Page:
Having your actions line up with your beliefs is one of the fundamentals of life. Since I was raised in a religion in which I could not believe, as hard as I tried to (at times), I felt a basic lack of this alignment, in that participation in the religion was forced. Yet I resisted. I told people openly that I did not believe in it, and I left it at 16 rather than accepting the next step of the "priesthood" that I was up for. I simply could not do it. A few years before, on a boy scout camping trip, we were all supposed to stand up and say how much we believed in it (a ritual called "bearing testimony") and I didn't. I was the last one after every other kid had done it, and I just sat there and didn't do it, until finally the leader gave up. It was hard because my cousin was on the trip too, and I didn't especially relish being the odd guy out. The kids who were not especially convinced yet talked about their testimony needing to be stronger, etc... I could have done that, I guess, but I was stubborn in that conviction that it was wrong to say you believed something that you didn't.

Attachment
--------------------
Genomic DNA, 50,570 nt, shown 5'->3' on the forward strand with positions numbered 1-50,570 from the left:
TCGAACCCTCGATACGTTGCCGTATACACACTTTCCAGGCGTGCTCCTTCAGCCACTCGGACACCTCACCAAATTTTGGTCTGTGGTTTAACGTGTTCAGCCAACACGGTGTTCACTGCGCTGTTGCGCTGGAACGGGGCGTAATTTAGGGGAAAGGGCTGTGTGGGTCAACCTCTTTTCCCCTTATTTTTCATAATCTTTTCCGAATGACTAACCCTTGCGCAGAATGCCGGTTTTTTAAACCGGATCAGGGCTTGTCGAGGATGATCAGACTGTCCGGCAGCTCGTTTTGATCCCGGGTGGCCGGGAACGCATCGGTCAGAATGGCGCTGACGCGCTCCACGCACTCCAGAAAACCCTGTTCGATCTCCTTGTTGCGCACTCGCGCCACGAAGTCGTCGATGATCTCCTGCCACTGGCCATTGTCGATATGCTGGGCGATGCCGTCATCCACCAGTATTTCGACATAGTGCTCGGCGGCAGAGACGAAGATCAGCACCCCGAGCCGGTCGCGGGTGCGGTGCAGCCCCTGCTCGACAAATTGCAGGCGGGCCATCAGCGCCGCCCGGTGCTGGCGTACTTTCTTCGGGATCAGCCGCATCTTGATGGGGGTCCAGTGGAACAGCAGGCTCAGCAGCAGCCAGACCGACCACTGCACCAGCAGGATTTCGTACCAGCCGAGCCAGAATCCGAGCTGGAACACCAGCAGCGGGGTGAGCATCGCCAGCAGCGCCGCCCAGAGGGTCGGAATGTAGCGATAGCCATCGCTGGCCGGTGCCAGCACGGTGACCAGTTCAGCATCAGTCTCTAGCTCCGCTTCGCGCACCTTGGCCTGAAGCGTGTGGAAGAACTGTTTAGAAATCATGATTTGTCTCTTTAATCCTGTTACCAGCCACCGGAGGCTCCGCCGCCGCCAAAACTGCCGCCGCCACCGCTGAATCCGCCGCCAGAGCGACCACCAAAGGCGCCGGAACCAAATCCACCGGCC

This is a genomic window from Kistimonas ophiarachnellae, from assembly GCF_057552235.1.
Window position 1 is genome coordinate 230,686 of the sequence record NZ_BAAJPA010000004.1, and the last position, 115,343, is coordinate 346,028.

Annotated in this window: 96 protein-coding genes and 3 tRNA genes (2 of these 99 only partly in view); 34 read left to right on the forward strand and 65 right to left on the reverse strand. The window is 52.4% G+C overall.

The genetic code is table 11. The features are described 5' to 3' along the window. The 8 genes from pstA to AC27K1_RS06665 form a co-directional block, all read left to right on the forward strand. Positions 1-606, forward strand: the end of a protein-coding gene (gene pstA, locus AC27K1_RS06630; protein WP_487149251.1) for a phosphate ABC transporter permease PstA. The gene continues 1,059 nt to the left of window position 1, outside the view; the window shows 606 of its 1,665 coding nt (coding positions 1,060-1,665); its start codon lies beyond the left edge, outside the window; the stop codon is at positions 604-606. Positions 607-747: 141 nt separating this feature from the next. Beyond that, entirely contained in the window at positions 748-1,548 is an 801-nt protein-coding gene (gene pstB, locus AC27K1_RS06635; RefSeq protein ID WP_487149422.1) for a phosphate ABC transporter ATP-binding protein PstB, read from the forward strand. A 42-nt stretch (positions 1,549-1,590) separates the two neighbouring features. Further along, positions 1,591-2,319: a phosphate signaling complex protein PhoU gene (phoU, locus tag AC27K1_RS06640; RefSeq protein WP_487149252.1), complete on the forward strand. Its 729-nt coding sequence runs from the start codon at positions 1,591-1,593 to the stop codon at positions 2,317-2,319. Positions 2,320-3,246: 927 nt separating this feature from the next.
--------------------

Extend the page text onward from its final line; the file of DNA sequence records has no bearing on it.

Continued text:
If you think believing in something that you don't is a matter of choice, then I recommend that you take something you don't believe and will yourself to believe it. Once you've succeeded in doing that, come back to me and we'll talk. Of course one method of doing this is to stand up and lie and get people's approval until it starts to feel good. Maybe eventually then you will actually be convinced.
I write about this as something that for me is a positive, but that you could turn around and see as negative. Stubborn, anti-social, too convinced of my own positions, etc... I go back to that 14-year old kid and I wouldn't tell him to do anything different. I still think that what I did was correct.